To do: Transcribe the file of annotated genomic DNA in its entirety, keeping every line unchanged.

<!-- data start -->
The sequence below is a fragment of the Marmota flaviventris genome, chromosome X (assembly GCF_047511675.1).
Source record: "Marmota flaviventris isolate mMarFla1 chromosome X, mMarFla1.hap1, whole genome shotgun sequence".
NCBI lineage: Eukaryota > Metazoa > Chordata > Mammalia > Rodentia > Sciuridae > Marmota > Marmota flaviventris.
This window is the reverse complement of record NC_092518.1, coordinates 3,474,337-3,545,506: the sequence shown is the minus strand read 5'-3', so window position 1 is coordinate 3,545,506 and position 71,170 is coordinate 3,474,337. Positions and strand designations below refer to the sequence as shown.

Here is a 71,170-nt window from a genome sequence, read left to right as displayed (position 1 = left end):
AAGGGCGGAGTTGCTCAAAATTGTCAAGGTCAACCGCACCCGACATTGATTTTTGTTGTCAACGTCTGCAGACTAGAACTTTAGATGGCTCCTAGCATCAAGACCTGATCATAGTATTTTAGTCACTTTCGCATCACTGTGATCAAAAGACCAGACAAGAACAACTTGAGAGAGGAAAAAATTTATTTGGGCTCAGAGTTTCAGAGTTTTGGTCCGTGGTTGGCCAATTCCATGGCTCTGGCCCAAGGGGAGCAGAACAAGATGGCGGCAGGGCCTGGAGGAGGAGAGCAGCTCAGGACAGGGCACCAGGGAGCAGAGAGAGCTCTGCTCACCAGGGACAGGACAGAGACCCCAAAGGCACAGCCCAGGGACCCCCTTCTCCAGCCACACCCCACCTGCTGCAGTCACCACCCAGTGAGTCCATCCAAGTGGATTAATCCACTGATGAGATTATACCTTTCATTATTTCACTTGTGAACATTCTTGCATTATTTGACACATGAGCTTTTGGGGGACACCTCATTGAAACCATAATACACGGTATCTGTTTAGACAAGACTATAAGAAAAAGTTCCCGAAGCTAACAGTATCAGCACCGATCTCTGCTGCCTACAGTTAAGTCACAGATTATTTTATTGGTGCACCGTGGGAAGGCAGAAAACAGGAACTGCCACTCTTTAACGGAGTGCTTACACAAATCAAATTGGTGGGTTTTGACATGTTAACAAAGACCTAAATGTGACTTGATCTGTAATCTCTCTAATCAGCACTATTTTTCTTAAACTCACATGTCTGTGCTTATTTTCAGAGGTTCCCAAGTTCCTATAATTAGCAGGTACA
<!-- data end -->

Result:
The sequence below is a fragment of the Marmota flaviventris genome, chromosome X (assembly GCF_047511675.1).
Source record: "Marmota flaviventris isolate mMarFla1 chromosome X, mMarFla1.hap1, whole genome shotgun sequence".
NCBI lineage: Eukaryota > Metazoa > Chordata > Mammalia > Rodentia > Sciuridae > Marmota > Marmota flaviventris.
This window is the reverse complement of record NC_092518.1, coordinates 3,474,337-3,545,506: the sequence shown is the minus strand read 5'-3', so window position 1 is coordinate 3,545,506 and position 71,170 is coordinate 3,474,337. Positions and strand designations below refer to the sequence as shown.

Here is a 71,170-nt window from a genome sequence, read left to right as displayed (position 1 = left end):
AAGGGCGGAGTTGCTCAAAATTGTCAAGGTCAACCGCACCCGACATTGATTTTTGTTGTCAACGTCTGCAGACTAGAACTTTAGATGGCTCCTAGCATCAAGACCTGATCATAGTATTTTAGTCACTTTCGCATCACTGTGATCAAAAGACCAGACAAGAACAACTTGAGAGAGGAAAAAATTTATTTGGGCTCAGAGTTTCAGAGTTTTGGTCCGTGGTTGGCCAATTCCATGGCTCTGGCCCAAGGGGAGCAGAACAAGATGGCGGCAGGGCCTGGAGGAGGAGAGCAGCTCAGGACAGGGCACCAGGGAGCAGAGAGAGCTCTGCTCACCAGGGACAGGACAGAGACCCCAAAGGCACAGCCCAGGGACCCCCTTCTCCAGCCACACCCCACCTGCTGCAGTCACCACCCAGTGAGTCCATCCAAGTGGATTAATCCACTGATGAGATTATACCTTTCATTATTTCACTTGTGAACATTCTTGCATTATTTGACACATGAGCTTTTGGGGGACACCTCATTGAAACCATAATACACGGTATCTGTTTAGACAAGACTATAAGAAAAAGTTCCCGAAGCTAACAGTATCAGCACCGATCTCTGCTGCCTACAGTTAAGTCACAGATTATTTTATTGGTGCACCGTGGGAAGGCAGAAAACAGGAACTGCCACTCTTTAACGGAGTGCTTACACAAATCAAATTGGTGGGTTTTGACATGTTAACAAAGACCTAAATGTGACTTGATCTGTAATCTCTCTAATCAGCACTATTTTTCTTAAACTCACATGTCTGTGCTTATTTTCAGAGGTTCCCAAGTTCCTATAATTAGCAGGTACA